Besides, if no monument is built, will our future generation know how dangerous and ominous ethnic division could be? Would they want to bury us while we were unable to bury our parents, siblings, children, and colleagues? Since we expect to be buried with dignity, we must bury with dignity, as any dignified human being would do. What will we answer to our kids when they ask us about our loved ones’ tombs? What will we answer to them when they ask us about the number of the victims of all the ethnic wars we launched against each other? Haven’t they the right to know? Do we want to write our history, or others to do it when we will be gone?
I have attempted many times to address the crucial issue of building a memorial for war victims as the best way to reconcile the Burundians, but it became clear to me that the leaders lacked the courage. An influential dignitary from the actual government I talked to agreed with me that building a memorial was a moral obligation. But later on when I tried to follow up, I was told that for the time being it was an impossible request as it would make some people angry. Few months later, a fake memorial was built in Gitega, the center of the country, but making official the number of dead people and writing their names is still taboo. Only pictures of weapons used to exterminate each other are seen at the memorial. That was another band aid applied to the wound.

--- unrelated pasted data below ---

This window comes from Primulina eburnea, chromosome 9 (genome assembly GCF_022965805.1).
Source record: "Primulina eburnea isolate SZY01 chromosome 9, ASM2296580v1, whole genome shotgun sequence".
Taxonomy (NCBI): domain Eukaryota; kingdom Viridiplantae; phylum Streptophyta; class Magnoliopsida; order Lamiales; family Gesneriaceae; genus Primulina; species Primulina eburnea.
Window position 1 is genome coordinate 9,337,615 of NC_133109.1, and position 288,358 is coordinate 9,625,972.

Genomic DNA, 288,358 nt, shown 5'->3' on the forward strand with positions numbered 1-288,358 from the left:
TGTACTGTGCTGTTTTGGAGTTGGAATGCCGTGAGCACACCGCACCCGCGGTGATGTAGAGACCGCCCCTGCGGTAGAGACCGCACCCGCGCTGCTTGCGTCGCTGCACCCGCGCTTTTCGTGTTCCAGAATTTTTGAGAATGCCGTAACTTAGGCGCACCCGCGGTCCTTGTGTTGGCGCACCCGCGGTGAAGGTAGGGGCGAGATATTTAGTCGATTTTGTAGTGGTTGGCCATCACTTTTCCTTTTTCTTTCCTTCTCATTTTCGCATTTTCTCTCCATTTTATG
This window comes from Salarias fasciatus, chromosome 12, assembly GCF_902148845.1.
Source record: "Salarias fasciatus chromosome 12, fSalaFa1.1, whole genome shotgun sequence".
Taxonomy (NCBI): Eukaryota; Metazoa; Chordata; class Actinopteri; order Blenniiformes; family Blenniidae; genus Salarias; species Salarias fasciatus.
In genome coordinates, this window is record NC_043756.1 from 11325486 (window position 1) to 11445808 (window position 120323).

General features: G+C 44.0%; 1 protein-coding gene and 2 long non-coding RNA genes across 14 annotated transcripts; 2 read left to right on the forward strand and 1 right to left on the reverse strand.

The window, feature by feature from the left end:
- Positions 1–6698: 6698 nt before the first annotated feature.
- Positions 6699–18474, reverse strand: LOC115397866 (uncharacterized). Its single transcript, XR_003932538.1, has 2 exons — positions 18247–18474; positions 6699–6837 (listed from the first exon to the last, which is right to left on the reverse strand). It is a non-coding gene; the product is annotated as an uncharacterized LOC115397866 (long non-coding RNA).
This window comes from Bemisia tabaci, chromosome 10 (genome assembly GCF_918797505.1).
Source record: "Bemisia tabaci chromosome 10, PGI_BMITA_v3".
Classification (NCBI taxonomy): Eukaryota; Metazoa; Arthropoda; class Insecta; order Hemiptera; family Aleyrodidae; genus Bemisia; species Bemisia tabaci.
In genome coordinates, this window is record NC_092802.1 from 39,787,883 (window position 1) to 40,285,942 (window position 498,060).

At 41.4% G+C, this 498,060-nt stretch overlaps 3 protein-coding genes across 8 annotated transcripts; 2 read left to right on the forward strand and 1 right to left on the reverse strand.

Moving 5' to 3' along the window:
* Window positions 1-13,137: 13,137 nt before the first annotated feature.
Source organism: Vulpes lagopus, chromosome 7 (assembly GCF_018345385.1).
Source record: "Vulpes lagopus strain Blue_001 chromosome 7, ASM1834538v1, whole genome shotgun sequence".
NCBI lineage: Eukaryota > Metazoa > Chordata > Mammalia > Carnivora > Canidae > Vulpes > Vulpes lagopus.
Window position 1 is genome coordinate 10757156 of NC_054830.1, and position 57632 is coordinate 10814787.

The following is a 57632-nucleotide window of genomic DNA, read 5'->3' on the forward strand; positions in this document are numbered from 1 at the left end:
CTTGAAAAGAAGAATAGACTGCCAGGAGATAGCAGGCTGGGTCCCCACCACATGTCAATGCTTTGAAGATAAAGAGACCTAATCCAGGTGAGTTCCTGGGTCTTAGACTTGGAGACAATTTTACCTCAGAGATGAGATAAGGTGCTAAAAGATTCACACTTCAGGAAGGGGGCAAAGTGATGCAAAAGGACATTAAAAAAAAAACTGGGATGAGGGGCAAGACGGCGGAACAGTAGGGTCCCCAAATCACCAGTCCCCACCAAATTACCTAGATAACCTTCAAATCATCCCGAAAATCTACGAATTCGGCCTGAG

Recently, another band aid was applied to the infected wound by distributing an insignificant sum of money of about $300.00 to each spouse or child whose parents/spouses died in any ethnic war while civil servants. The other band aid that is still standing was applied by former President Buyoya, when he built a monument for unity. Now is the time to take off the band aids and see our wounds as they are: ugly, infected and infectious before it becomes too late. We must address the real emotional issues that have caused a cold war between its two group ethnic groups, by engaging in real conversation and by building a memorial for deceased people. To this day many members of both groups still think that killing people from the other ethnic group is the right way to defend their ethnic groups and that they would do it again if given opportunities. In other words, killing each other is not over. That is why developing the country by tackling its real issues is not a priority. We are still in the confrontation mood.